Clean-up on Puerto Rico after Hurricane Fiona is slow and uneven. The hurricane dumped more than 2 feet of rain in some areas of the island. The rain and flooding have left a soggy mess across many homes and weary residents are starting to clean up.

Cleanup on Puerto Rico is slow and difficult after Hurricane Fiona

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Puerto Rico is assessing the damage and beginning its recovery from the floodwaters that engulfed many communities in the wake of Hurricane Fiona.


After an islandwide power outage, electricity has come back for some communities. The power company says a large part of Puerto Rico should have its electricity back today, but many communities do not have clean water. The U.S. Health and Human Services secretary has declared a public health emergency for the island.

MARTINEZ: NPR's Greg Allen is in Puerto Rico. Greg, it sounds like the damage done by Hurricane Fiona was mostly associated with flooding. What issues are people dealing with there?

GREG ALLEN, BYLINE: Well, you know, Fiona was a Category 1 hurricane with winds up to 85 mph. So those high winds downed trees and power lines and is responsible for much of the electricity outage. But restoring those downed power lines is a lot easier than replacing the poles and the towers that went down when Hurricane Maria was hit by those 155 mph winds. So Fiona's damage came mostly from rain - over 30 inches in some places. That led to swollen rivers. It washed out bridges, caused mudslides in the mountainous interior. And thousands of homes have flooded in a number of communities, many in places that were hit hard five years ago in Hurricane Maria.

MARTINEZ: Now, you visited one of those communities yesterday - Toa Baja. What was it like there?

ALLEN: Well, in Toa Baja, the cleanup is well underway. This is an area that flooded badly in Hurricane Maria and saw flooding again this week from Fiona. And the floodwaters have receded in most neighborhoods, and you see a layer of mud everywhere. Yesterday, when I was there, people were dragging waterlogged sofas, mattresses and other goods out to the street. City workers were using heavy equipment and dump trucks to collect it. Yesenia Nazario, a social worker with the city, says the first floor of every house here was flooded.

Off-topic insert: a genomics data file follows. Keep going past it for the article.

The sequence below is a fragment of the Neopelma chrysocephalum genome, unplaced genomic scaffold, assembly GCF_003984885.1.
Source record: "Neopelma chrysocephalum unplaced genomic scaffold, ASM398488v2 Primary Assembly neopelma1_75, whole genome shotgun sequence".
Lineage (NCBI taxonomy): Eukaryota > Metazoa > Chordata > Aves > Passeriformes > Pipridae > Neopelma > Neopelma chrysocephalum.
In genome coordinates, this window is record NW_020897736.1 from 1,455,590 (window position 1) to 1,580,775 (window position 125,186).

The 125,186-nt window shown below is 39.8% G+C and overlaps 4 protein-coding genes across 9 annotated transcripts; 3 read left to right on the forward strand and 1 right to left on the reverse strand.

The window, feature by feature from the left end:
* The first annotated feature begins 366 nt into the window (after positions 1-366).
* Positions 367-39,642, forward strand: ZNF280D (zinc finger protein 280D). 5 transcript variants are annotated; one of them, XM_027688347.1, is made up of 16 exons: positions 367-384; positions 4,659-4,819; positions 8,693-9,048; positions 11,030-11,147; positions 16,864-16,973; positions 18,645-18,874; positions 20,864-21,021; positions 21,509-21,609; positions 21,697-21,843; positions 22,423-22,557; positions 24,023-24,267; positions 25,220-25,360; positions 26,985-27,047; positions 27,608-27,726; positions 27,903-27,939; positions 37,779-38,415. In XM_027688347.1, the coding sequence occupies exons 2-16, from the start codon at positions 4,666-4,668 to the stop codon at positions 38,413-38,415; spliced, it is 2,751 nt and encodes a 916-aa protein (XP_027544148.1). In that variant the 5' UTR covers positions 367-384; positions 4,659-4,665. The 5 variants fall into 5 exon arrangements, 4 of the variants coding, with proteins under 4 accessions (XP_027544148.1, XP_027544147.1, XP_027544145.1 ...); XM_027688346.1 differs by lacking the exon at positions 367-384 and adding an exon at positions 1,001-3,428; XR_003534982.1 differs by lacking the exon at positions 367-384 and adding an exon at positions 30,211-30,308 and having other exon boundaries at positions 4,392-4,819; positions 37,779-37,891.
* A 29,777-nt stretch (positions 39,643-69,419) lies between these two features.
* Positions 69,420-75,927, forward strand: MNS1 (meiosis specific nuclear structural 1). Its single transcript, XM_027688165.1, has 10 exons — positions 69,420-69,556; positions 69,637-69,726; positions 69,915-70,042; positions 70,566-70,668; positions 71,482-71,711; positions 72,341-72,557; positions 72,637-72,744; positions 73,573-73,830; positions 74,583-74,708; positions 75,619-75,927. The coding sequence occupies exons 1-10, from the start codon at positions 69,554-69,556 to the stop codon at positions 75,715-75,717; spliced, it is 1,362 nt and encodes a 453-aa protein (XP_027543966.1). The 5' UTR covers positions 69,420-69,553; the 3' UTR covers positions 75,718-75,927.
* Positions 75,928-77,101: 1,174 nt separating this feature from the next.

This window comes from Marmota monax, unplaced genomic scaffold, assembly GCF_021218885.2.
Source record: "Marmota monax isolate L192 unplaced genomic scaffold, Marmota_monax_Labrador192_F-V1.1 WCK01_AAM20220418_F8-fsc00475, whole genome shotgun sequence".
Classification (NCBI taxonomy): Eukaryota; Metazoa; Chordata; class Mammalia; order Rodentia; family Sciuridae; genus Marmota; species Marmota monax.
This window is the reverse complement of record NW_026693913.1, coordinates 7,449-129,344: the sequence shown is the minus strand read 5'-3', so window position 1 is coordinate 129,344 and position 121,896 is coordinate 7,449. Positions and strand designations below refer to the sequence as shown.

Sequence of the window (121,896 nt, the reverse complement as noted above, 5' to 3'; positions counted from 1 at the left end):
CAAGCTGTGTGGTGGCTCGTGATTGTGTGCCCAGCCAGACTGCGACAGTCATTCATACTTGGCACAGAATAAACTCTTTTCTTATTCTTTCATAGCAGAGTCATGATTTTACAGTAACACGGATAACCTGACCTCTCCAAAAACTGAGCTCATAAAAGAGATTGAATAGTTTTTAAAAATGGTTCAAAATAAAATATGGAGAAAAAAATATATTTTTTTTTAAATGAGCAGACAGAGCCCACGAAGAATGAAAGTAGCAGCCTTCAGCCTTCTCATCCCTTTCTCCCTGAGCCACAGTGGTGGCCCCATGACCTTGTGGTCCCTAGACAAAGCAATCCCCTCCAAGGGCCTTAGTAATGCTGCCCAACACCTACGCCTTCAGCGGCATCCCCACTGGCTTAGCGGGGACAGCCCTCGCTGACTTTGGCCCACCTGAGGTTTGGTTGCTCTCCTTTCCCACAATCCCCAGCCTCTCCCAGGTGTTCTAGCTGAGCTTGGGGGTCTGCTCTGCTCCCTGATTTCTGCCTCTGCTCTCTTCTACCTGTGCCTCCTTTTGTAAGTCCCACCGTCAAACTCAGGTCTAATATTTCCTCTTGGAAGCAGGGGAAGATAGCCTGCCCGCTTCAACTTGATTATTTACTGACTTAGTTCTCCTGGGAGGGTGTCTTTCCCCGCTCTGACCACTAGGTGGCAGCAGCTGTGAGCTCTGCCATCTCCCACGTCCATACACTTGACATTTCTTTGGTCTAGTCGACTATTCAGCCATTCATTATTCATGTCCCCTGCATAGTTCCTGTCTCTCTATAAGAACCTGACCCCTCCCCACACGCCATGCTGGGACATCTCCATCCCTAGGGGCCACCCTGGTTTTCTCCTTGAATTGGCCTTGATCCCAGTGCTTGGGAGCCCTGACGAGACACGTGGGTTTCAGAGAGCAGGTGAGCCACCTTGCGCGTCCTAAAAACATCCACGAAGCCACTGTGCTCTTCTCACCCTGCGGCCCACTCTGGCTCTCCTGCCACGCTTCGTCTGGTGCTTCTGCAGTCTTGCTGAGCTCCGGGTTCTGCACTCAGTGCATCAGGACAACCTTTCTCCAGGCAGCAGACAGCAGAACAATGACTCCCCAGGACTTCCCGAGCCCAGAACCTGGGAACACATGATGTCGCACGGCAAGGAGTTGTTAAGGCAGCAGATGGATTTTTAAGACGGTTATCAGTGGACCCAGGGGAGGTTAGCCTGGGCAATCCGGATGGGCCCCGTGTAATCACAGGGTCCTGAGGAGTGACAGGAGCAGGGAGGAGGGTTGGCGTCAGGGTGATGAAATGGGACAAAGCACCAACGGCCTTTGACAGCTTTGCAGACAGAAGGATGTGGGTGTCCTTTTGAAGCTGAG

YESENIA NAZARIO: (Speaking Spanish).

ALLEN: She pointed down the street and said, the La Plata River is right behind the Catholic Church. As soon as the river rises, it always floods here.

MARTINEZ: And as you say, this area flooded before. Were people expecting they would be flooded again when Fiona started to hit?

ALLEN: Well, you know, that - this is a low-lying area, right next to a major river with a history of flooding. But one resident, Elaine Santiago, said she and her family didn't expect this from a less powerful storm.

ELAINE SANTIAGO: Honestly, no, because Fiona wasn't, like, the same as Maria. This was, like, a hurricane 1. So we didn't thought it was, like, going to flood this much. So it was really unexpected.

ALLEN: Some said they only left their homes after official word came down that the nearby river was likely to flood.

MARTINEZ: So what's this mean for people that are cleaning up after the second major flood in five years there?

ALLEN: Well, one of the neighborhoods in Toa Baja called Toaville - there were several inches of floodwater still in the streets yesterday. It's not clear when it's going to go out. Power and running water is still out here, like it is most places in Toa Baja. And some residents are discouraged, unsure when it will come back 'cause it's hard to clean when there's no running water. I talked to Gilbert Hernandez, a Navy veteran, who says he struggled for months with his insurance company to recover money to fix up his house after Hurricane Maria. He says he doesn't want to go through that again, and he's planning to move and let the mortgage company take his home.

GILBERT HERNANDEZ: Who wants to live here now?

ALLEN: Right. Would you think about selling out?

HERNANDEZ: Selling out? Who wants to buy here?

ALLEN: Right.

HERNANDEZ: Am I going to take a hit on my credit? I ain't going to come back.

ALLEN: Hernandez was very discouraged. He said yesterday that other neighbors are also considering it in Toaville. And his next-door neighbor, he says, has already left.

MARTINEZ: NPR's Greg Allen reporting from San Juan, Puerto Rico. Thanks a lot, Greg.

ALLEN: You're welcome.


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